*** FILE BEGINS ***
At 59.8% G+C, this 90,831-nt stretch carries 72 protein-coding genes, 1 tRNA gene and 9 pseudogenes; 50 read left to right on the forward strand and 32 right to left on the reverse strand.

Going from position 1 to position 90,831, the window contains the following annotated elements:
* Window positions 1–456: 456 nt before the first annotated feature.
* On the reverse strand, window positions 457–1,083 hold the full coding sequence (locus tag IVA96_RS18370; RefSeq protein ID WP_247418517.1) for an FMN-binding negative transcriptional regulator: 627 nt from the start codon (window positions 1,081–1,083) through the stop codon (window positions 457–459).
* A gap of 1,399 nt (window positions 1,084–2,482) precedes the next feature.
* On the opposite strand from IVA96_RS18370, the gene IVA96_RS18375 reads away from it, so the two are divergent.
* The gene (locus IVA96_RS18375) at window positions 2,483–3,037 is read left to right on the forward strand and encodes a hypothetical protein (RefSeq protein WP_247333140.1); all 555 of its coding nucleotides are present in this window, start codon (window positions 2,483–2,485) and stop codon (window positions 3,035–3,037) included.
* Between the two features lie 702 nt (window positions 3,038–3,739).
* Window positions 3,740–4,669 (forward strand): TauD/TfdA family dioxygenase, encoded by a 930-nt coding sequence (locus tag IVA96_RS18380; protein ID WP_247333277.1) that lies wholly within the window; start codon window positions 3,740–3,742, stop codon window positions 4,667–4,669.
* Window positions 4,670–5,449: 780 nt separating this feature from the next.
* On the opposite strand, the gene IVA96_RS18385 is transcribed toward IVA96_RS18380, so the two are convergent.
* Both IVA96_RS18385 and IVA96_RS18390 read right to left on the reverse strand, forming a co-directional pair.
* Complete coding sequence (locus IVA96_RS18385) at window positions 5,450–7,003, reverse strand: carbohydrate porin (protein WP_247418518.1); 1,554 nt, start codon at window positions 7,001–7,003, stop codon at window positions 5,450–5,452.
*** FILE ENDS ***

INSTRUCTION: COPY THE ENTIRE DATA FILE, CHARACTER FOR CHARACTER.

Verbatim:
At 59.8% G+C, this 90,831-nt stretch carries 72 protein-coding genes, 1 tRNA gene and 9 pseudogenes; 50 read left to right on the forward strand and 32 right to left on the reverse strand.

Going from position 1 to position 90,831, the window contains the following annotated elements:
* Window positions 1–456: 456 nt before the first annotated feature.
* On the reverse strand, window positions 457–1,083 hold the full coding sequence (locus tag IVA96_RS18370; RefSeq protein ID WP_247418517.1) for an FMN-binding negative transcriptional regulator: 627 nt from the start codon (window positions 1,081–1,083) through the stop codon (window positions 457–459).
* A gap of 1,399 nt (window positions 1,084–2,482) precedes the next feature.
* On the opposite strand from IVA96_RS18370, the gene IVA96_RS18375 reads away from it, so the two are divergent.
* The gene (locus IVA96_RS18375) at window positions 2,483–3,037 is read left to right on the forward strand and encodes a hypothetical protein (RefSeq protein WP_247333140.1); all 555 of its coding nucleotides are present in this window, start codon (window positions 2,483–2,485) and stop codon (window positions 3,035–3,037) included.
* Between the two features lie 702 nt (window positions 3,038–3,739).
* Window positions 3,740–4,669 (forward strand): TauD/TfdA family dioxygenase, encoded by a 930-nt coding sequence (locus tag IVA96_RS18380; protein ID WP_247333277.1) that lies wholly within the window; start codon window positions 3,740–3,742, stop codon window positions 4,667–4,669.
* Window positions 4,670–5,449: 780 nt separating this feature from the next.
* On the opposite strand, the gene IVA96_RS18385 is transcribed toward IVA96_RS18380, so the two are convergent.
* Both IVA96_RS18385 and IVA96_RS18390 read right to left on the reverse strand, forming a co-directional pair.
* Complete coding sequence (locus IVA96_RS18385) at window positions 5,450–7,003, reverse strand: carbohydrate porin (protein WP_247418518.1); 1,554 nt, start codon at window positions 7,001–7,003, stop codon at window positions 5,450–5,452.